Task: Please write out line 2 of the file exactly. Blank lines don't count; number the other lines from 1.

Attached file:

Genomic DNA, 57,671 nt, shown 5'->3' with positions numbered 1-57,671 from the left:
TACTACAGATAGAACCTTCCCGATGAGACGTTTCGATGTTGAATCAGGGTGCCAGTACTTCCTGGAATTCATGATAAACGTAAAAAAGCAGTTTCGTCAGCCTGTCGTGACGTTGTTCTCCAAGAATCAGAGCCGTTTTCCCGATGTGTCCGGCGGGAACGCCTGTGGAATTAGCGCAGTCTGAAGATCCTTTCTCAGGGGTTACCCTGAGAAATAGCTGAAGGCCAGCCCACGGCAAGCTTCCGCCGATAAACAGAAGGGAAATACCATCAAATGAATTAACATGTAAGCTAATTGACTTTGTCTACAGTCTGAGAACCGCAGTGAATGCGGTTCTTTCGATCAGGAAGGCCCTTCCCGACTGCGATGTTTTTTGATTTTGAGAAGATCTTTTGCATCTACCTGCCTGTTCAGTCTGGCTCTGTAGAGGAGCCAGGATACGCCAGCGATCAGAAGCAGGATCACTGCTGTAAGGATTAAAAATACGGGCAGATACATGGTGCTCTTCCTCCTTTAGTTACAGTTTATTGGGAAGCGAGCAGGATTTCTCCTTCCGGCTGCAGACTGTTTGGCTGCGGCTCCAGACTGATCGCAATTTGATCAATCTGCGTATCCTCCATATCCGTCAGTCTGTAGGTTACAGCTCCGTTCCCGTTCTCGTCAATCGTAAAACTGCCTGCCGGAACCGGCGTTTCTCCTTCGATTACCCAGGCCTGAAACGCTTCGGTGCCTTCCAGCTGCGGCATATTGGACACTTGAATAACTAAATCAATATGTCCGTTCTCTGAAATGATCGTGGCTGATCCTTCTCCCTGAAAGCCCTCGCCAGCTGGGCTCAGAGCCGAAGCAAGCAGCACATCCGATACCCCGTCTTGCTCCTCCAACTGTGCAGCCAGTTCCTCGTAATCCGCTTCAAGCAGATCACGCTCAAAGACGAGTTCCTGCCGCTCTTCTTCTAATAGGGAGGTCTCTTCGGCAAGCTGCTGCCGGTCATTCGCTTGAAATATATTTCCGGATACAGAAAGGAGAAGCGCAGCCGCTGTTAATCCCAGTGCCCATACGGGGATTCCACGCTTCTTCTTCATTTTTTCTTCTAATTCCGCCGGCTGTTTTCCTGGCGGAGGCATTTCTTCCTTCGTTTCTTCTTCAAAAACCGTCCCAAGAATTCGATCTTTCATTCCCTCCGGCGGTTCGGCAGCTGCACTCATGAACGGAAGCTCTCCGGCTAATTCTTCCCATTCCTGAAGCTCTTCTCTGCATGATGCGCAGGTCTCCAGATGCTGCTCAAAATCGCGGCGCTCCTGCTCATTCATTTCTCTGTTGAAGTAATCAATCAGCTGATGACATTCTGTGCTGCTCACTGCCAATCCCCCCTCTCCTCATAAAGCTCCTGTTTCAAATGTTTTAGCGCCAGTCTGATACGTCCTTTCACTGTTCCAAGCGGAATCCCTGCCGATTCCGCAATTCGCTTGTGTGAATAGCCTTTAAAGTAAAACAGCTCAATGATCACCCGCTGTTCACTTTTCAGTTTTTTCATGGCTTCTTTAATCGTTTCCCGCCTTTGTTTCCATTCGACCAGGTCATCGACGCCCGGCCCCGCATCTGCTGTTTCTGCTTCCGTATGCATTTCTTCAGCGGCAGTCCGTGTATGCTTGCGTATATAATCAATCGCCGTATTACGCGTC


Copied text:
TACTACAGATAGAACCTTCCCGATGAGACGTTTCGATGTTGAATCAGGGTGCCAGTACTTCCTGGAATTCATGATAAACGTAAAAAAGCAGTTTCGTCAGCCTGTCGTGACGTTGTTCTCCAAGAATCAGAGCCGTTTTCCCGATGTGTCCGGCGGGAACGCCTGTGGAATTAGCGCAGTCTGAAGATCCTTTCTCAGGGGTTACCCTGAGAAATAGCTGAAGGCCAGCCCACGGCAAGCTTCCGCCGATAAACAGAAGGGAAATACCATCAAATGAATTAACATGTAAGCTAATTGACTTTGTCTACAGTCTGAGAACCGCAGTGAATGCGGTTCTTTCGATCAGGAAGGCCCTTCCCGACTGCGATGTTTTTTGATTTTGAGAAGATCTTTTGCATCTACCTGCCTGTTCAGTCTGGCTCTGTAGAGGAGCCAGGATACGCCAGCGATCAGAAGCAGGATCACTGCTGTAAGGATTAAAAATACGGGCAGATACATGGTGCTCTTCCTCCTTTAGTTACAGTTTATTGGGAAGCGAGCAGGATTTCTCCTTCCGGCTGCAGACTGTTTGGCTGCGGCTCCAGACTGATCGCAATTTGATCAATCTGCGTATCCTCCATATCCGTCAGTCTGTAGGTTACAGCTCCGTTCCCGTTCTCGTCAATCGTAAAACTGCCTGCCGGAACCGGCGTTTCTCCTTCGATTACCCAGGCCTGAAACGCTTCGGTGCCTTCCAGCTGCGGCATATTGGACACTTGAATAACTAAATCAATATGTCCGTTCTCTGAAATGATCGTGGCTGATCCTTCTCCCTGAAAGCCCTCGCCAGCTGGGCTCAGAGCCGAAGCAAGCAGCACATCCGATACCCCGTCTTGCTCCTCCAACTGTGCAGCCAGTTCCTCGTAATCCGCTTCAAGCAGATCACGCTCAAAGACGAGTTCCTGCCGCTCTTCTTCTAATAGGGAGGTCTCTTCGGCAAGCTGCTGCCGGTCATTCGCTTGAAATATATTTCCGGATACAGAAAGGAGAAGCGCAGCCGCTGTTAATCCCAGTGCCCATACGGGGATTCCACGCTTCTTCTTCATTTTTTCTTCTAATTCCGCCGGCTGTTTTCCTGGCGGAGGCATTTCTTCCTTCGTTTCTTCTTCAAAAACCGTCCCAAGAATTCGATCTTTCATTCCCTCCGGCGGTTCGGCAGCTGCACTCATGAACGGAAGCTCTCCGGCTAATTCTTCCCATTCCTGAAGCTCTTCTCTGCATGATGCGCAGGTCTCCAGATGCTGCTCAAAATCGCGGCGCTCCTGCTCATTCATTTCTCTGTTGAAGTAATCAATCAGCTGATGACATTCTGTGCTGCTCACTGCCAATCCCCCCTCTCCTCATAAAGCTCCTGTTTCAAATGTTTTAGCGCCAGTCTGATACGTCCTTTCACTGTTCCAAGCGGAATCCCTGCCGATTCCGCAATTCGCTTGTGTGAATAGCCTTTAAAGTAAAACAGCTCAATGATCACCCGCTGTTCACTTTTCAGTTTTTTCATGGCTTCTTTAATCGTTTCCCGCCTTTGTTTCCATTCGACCAGGTCATCGACGCCCGGCCCCGCATCTGCTGTTTCTGCTTCCGTATGCATTTCTTCAGCGGCAGTCCGTGTATGCTTGCGTATATAATCAATCGCCGTATTACGCGTC